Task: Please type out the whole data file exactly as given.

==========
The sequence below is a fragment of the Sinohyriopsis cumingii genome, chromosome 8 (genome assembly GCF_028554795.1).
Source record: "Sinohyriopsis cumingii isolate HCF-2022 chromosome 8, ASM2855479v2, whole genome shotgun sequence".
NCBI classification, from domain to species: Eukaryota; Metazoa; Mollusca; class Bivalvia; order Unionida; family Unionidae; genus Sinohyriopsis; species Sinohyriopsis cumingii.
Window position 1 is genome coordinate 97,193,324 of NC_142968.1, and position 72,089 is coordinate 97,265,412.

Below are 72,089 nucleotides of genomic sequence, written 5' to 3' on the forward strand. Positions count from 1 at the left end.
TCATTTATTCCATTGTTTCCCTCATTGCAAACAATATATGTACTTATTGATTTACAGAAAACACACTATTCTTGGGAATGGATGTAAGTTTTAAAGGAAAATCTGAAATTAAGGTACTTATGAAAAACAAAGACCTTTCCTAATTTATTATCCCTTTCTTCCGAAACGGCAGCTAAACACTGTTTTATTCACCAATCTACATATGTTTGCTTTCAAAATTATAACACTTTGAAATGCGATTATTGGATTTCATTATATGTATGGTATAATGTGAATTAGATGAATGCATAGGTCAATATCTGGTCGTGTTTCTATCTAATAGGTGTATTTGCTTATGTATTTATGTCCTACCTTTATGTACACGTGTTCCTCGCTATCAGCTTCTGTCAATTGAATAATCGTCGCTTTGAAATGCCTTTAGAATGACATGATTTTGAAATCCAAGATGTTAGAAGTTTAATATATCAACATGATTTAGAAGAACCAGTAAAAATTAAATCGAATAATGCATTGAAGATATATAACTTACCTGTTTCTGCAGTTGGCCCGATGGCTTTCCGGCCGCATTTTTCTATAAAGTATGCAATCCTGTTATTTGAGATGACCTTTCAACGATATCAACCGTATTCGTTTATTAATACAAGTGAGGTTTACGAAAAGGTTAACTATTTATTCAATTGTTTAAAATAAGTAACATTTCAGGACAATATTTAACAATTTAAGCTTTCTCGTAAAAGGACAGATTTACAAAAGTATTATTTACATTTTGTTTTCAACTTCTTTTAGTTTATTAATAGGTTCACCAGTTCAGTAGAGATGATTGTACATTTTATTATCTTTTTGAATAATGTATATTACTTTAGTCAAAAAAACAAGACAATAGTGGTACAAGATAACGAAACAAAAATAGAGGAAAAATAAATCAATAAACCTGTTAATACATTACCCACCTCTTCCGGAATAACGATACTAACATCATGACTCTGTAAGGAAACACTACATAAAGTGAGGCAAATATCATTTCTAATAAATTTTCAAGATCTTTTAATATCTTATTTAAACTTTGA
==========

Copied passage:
The sequence below is a fragment of the Sinohyriopsis cumingii genome, chromosome 8 (genome assembly GCF_028554795.1).
Source record: "Sinohyriopsis cumingii isolate HCF-2022 chromosome 8, ASM2855479v2, whole genome shotgun sequence".
NCBI classification, from domain to species: Eukaryota; Metazoa; Mollusca; class Bivalvia; order Unionida; family Unionidae; genus Sinohyriopsis; species Sinohyriopsis cumingii.
Window position 1 is genome coordinate 97,193,324 of NC_142968.1, and position 72,089 is coordinate 97,265,412.

Below are 72,089 nucleotides of genomic sequence, written 5' to 3' on the forward strand. Positions count from 1 at the left end.
TCATTTATTCCATTGTTTCCCTCATTGCAAACAATATATGTACTTATTGATTTACAGAAAACACACTATTCTTGGGAATGGATGTAAGTTTTAAAGGAAAATCTGAAATTAAGGTACTTATGAAAAACAAAGACCTTTCCTAATTTATTATCCCTTTCTTCCGAAACGGCAGCTAAACACTGTTTTATTCACCAATCTACATATGTTTGCTTTCAAAATTATAACACTTTGAAATGCGATTATTGGATTTCATTATATGTATGGTATAATGTGAATTAGATGAATGCATAGGTCAATATCTGGTCGTGTTTCTATCTAATAGGTGTATTTGCTTATGTATTTATGTCCTACCTTTATGTACACGTGTTCCTCGCTATCAGCTTCTGTCAATTGAATAATCGTCGCTTTGAAATGCCTTTAGAATGACATGATTTTGAAATCCAAGATGTTAGAAGTTTAATATATCAACATGATTTAGAAGAACCAGTAAAAATTAAATCGAATAATGCATTGAAGATATATAACTTACCTGTTTCTGCAGTTGGCCCGATGGCTTTCCGGCCGCATTTTTCTATAAAGTATGCAATCCTGTTATTTGAGATGACCTTTCAACGATATCAACCGTATTCGTTTATTAATACAAGTGAGGTTTACGAAAAGGTTAACTATTTATTCAATTGTTTAAAATAAGTAACATTTCAGGACAATATTTAACAATTTAAGCTTTCTCGTAAAAGGACAGATTTACAAAAGTATTATTTACATTTTGTTTTCAACTTCTTTTAGTTTATTAATAGGTTCACCAGTTCAGTAGAGATGATTGTACATTTTATTATCTTTTTGAATAATGTATATTACTTTAGTCAAAAAAACAAGACAATAGTGGTACAAGATAACGAAACAAAAATAGAGGAAAAATAAATCAATAAACCTGTTAATACATTACCCACCTCTTCCGGAATAACGATACTAACATCATGACTCTGTAAGGAAACACTACATAAAGTGAGGCAAATATCATTTCTAATAAATTTTCAAGATCTTTTAATATCTTATTTAAACTTTGA